One of the things that most struck me about your analysis is the way in which you show that the Exodus narrative gained its own life. “By deploying the language of deliverance, mainstream Puritan preachers had unleashed a vocabulary they could not longer control.” Can you explain what you mean by this?

In the English Revolution of the 1640s, Puritan preachers described the Civil War years as an Exodus from political and ecclesiastical bondage. That idea captured the imagination of Parliamentarians, but it had all sorts of unforeseen consequences. The Puritan clergy sought religious uniformity and the preservation of monarchy, but the idea of ‘deliverance’ from slavery was used to justify religious liberty and republicanism, alongside other radical ideas.

In later centuries, missionaries like John Smith of Demerara would read Exodus to enslaved congregations, only to find that some of their hearers found in the text inspiration for revolt. The key turning point in my narrative is the American Revolution in the 1770s. When the revolutionaries used the biblical and classical rhetoric of slavery and liberation to justify their rebellion against British rule, they unintentionally threw the spotlight on American slaveholding. From that point on, Exodus increasingly became the property of African Americans.

I was amused by the fact that some characters – Cromwell and Lincoln for example – were interpreted by some contemporaries as being the Moses of their time, and by some as being the Pharaoh. Are there rules or restrictions for how people used (and use!) Exodus politically? There’s a danger, isn’t there, of the narrative and characters being used simply as weapons against whomever they dislike at that moment.

At times it does look as if Exodus was simply being twisted like a nose of wax to suit pre–existing agendas. Many African Americans hailed Lincoln as Moses because of his Emancipation Proclamation; Southern Confederates denounced him as Pharaoh because he would not let the southern states go free!

In the book’s conclusion, however, I argue that we need to acknowledge both the power of readers and the power of texts. Readers (including pious ones) often manipulate texts for their own advantage, but texts also shape readers. It’s interesting to speculate on whether our ideas about slavery, for example, would be different if the Bible contained no Exodus story, or no Jubilee command to ‘break every yoke’ and ‘proclaim liberty throughout the land’. These were very important texts for antislavery activists in the eighteenth and nineteenth century, and without them, the cause would have been weakened. Of course, the Bible was also used to defend slavery, but the point is that the actual contents of the biblical text made a difference to what readers could do.

Your story has a number of high points, the most recent of which was Martin Luther King. Do you think we have seen the end of deliverance politics?

The seventeenth century has been called ‘the biblical century’, but what’s intriguing is the resurgence of Exodus politics in the wake of the Enlightenment, at least in Britain and America, where Exodus helped to inspire nineteenth–century abolitionists and African Americans. Wilberforce and his fellow activists fused an Enlightenment belief in human betterment with the biblical conviction that God hears the cries of the oppressed.

The 1960s saw another major surge of Exodus politics, through the Civil Rights Movement in North America and liberation theology in South America. As recently as 2007, Barack Obama pictured himself and ‘the Joshua Generation’ as heirs to ‘the Moses generation’ of the 1960s. So in biblically literate cultures, the text still resonates.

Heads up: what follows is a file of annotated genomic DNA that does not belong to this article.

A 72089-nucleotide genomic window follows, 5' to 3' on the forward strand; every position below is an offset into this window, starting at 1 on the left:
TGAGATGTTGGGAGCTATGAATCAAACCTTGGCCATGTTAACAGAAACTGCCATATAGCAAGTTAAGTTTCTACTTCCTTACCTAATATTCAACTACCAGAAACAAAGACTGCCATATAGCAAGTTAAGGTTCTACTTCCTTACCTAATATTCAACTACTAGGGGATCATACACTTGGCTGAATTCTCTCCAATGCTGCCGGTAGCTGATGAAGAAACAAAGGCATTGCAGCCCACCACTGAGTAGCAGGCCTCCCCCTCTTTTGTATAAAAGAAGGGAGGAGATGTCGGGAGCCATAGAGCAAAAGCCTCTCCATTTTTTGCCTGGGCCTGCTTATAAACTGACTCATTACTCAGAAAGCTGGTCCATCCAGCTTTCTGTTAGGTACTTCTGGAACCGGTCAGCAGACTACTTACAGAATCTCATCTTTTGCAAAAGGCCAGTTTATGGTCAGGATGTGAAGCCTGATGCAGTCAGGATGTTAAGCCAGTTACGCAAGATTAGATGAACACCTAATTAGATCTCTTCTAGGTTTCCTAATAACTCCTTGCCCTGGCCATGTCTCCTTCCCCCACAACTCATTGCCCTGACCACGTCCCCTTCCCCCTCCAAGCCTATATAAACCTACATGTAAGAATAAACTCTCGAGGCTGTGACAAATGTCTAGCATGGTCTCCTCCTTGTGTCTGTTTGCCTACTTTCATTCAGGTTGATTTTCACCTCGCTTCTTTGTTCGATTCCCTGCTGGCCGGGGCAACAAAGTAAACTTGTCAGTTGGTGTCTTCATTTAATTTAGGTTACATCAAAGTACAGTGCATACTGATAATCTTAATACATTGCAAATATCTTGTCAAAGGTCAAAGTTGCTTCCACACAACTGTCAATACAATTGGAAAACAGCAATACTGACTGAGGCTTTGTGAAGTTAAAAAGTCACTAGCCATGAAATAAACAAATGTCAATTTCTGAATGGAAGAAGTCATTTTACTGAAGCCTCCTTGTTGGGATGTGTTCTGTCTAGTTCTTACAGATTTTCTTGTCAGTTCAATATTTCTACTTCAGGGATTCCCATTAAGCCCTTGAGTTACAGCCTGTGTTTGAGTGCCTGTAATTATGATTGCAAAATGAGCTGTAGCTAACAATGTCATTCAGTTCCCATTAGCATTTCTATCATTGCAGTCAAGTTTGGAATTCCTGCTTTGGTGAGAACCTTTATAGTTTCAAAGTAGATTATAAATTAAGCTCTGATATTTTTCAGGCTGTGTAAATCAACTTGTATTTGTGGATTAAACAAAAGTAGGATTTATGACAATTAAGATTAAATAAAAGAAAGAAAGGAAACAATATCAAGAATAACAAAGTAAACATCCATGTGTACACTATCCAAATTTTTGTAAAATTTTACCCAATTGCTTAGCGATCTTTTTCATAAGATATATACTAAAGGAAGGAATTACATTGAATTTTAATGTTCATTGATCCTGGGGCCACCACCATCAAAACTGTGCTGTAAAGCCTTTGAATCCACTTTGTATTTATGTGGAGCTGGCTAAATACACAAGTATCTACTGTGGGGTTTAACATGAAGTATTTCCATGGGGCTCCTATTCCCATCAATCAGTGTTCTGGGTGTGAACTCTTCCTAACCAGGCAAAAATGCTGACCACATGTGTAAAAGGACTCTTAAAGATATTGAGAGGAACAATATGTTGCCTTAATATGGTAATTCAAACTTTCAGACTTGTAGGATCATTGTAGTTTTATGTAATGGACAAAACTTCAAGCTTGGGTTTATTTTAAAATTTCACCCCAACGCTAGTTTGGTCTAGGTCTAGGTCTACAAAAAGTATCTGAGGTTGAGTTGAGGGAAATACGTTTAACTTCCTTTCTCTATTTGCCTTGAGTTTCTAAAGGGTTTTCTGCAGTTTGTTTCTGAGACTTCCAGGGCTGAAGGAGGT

In post–Christian societies, it’s a different matter. It’s significant that Exodus: Gods and Kings is being released by a director who is avowedly secular, while the leading actor has described Moses as ‘barbaric’ and ‘schizophrenic’. In Christian cultures, readers were far more reverential and deferential towards the scriptural text, and it carried great weight as God’s Word. In parts of the global south, that’s still true on a large scale, so it’s very unlikely that we’ll see the end of deliverance politics. Even in the West, Christians inspired by biblical narrative are often at the forefront of campaigns against people trafficking.

What do you think Christians today engaged in politics have to learn from the way those in the past have done it? Should they ‘do God’ – as the cliché has it – and if so, how?

As an historian, I provide an account of the political reading of Exodus since the Reformation, and leave readers to draw their own conclusions. As a Christian, I can’t dodge the normative questions so easily. Elsewhere, I have argued that Christians need to develop a holistic biblical theology of liberation. 

I’m convinced that learning how Scripture was read by previous generations can make us better readers of Scripture today. ‘Reading the Bible with the dead’ (as John Thompson puts it) is sobering, illuminating, and provocative. We can see how the dead commandeered Scripture to serve their own interests, how they wrestled with the same issues as we do, and how they learned from the Bible that God is the God of the Oppressed. Whether we like it or not, Christians in politics are going to ‘do God’. The question is, how will they do so, and will they act justly, love mercy, and walk humbly with their God?

John Coffey’s book Exodus and Liberation: Deliverance Politics from Calvin to Martin Luther King Jr is published by OUP

The film Exodus: Gods and Kings is relased on December 26th 

Image from wikimediaavailable in the public domain.

 

Nick Spencer

Nick Spencer

Nick is Senior Fellow at Theos. He is the author of a number of books and reports, most recently The Political Samaritan: how power hijacked a parable (Bloomsbury, 2017), The Evolution of the West (SPCK, 2016) and Atheists: The Origin of the Species (Bloomsbury, 2014). Outside of Theos, Nick is Visiting Research Fellow at the Faiths and Civil Society Unit, Goldsmiths, University of London and a Fellow of the International Society for Science and Religion

Posted 1 December 2014